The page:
Yesterday I decided to take a job shooting a reality-TV basketball show this summer. I had worked on the show two summers ago for twelve miserable days and had vowed I would never do it again, but my bank account disagreed. This time around, however, they want me to go on tour with the basketball team for six weeks, all along the east coast, in a giant tour bus. The money is good and I’m thankful to have a job, but I also know what I’m getting into. It’s like the TV version of those fishing boats that sail out of the Northeast every year for six weeks of grueling labor in the freezing cold. Everybody’s doing it for the money and a few won’t survive.
The show follows a team of the nation’s best “streetball” basketball players as they tour America and recruit a few lucky unknown streetballers to join their ranks by excelling in games held at major sporting arenas. While most of us have never heard of these guys, you would be amazed at the cult following they have; thousands line up for tickets or autographs, and there are even groupies who chase the bus in their cars back to our hotel. It’s utter madness. Last time I was unprepared for the lunacy of it all, the depressing ghetto mentality of the players and their fans, and the loneliness of life on the road. Not to mention the fact that the players were kind enough to give me the nickname “Bin Laden” for the entire trip. Believe me, there’s nothing funnier than someone yelling “Yo, Bin Laden, come here!” in the middle of a hotel lobby. This time around I think I’ll be mentally prepared for the tour of duty. But I’m sure the nickname will still be there waiting for me on day one. We set sail in mid-July.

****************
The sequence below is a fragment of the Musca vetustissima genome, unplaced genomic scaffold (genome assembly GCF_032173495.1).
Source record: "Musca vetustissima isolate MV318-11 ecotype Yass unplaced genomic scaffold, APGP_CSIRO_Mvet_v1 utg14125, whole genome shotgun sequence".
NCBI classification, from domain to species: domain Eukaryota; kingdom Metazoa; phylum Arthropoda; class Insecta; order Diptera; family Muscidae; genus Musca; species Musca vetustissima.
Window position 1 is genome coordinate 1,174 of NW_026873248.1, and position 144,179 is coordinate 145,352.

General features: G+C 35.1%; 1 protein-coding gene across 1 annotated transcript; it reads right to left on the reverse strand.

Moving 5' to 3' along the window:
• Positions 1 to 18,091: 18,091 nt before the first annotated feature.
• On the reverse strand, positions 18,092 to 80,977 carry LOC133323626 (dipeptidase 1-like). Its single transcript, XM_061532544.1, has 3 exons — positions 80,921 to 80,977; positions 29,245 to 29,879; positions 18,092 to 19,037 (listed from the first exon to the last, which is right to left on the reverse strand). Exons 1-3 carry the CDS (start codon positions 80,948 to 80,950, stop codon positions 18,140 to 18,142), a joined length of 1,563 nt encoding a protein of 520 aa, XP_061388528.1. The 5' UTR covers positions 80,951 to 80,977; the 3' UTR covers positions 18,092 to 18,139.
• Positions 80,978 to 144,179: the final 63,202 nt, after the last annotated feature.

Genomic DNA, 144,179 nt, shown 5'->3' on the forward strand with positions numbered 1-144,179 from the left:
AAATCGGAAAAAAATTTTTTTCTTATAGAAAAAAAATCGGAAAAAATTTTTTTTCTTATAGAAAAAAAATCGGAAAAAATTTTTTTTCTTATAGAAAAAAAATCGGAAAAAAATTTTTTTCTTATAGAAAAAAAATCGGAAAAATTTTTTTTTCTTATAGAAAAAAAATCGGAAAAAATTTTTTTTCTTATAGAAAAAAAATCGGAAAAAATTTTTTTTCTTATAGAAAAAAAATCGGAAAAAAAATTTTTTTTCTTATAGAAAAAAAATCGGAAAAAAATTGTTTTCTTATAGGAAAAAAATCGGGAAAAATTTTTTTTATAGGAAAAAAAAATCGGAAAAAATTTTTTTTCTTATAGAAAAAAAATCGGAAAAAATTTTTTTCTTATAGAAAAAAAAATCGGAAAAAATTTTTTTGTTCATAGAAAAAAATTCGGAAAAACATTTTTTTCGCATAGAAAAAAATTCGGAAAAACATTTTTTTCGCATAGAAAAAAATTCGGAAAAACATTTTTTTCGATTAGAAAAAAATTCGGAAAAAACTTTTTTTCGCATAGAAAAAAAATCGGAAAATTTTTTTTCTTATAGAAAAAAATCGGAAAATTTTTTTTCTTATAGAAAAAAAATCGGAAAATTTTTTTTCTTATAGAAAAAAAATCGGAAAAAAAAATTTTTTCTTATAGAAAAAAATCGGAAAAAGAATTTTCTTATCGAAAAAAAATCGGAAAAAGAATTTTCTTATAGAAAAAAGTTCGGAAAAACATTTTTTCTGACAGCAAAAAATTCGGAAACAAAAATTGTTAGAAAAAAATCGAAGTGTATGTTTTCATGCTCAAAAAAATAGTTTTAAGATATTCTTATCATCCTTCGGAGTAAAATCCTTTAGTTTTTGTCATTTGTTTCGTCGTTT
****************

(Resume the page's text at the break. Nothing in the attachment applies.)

I celebrated the fact that my summer will be over before it has started by going to a screening of my producer friend’s movie about a talking dog. It’s a family film and I had seen an early version, but I went anyway to show support and get a little face-time with the financier, who is supposedly producing a script I wrote later in the year. The movie probably will appeal to kids, but it was painful to watch at times. They were showing it mainly to distributors who they hoped would buy the film, but I couldn’t tell if anybody there was interested.
The screening was on the backlot at Twentieth Century Fox, which was where I got my very first start in the movie business when I was a sophomore at UCLA. I was in an internship program and managed to land a spot working for a big-time producer in his bungalow. My first day I had wandered around the lot, peeking in soundstages, spotting movie stars, and marveling at the fake city streets. From that day on I knew I wanted to be “in pictures.” That night I took home my very first screenplay to read. “A Hollywood producer really wants to know what I think about this script,” I remember thinking to myself. That was a thousand scripts ago.
After the movie I headed over to a “Rock the Vote” party at the Sunset Room hosted by Ralph Lauren. A couple friends were going so they put me on the list. After I had walked down the red carpet (there’s nothing more humbling than a bunch of paparazzi lowering their cameras at the sight of you), I entered the club, which was packed with girls who looked like Hillary Duff in tiny tennis skirts and Ug Boots. I would say that was a great thing, but for some reason everyone looked VERY young and I actually felt old. My friends, both women, were also probably feeling old, as they sat in the booth and watched the youngsters frolic. Forty minutes later we were headed for the door and our complimentary Ralph Lauren gift bag, containing some sort of eau de toilette and some bath gel. I figure I can give it to my sister as a belated birthday gift.
So the evening wasn’t a total bust.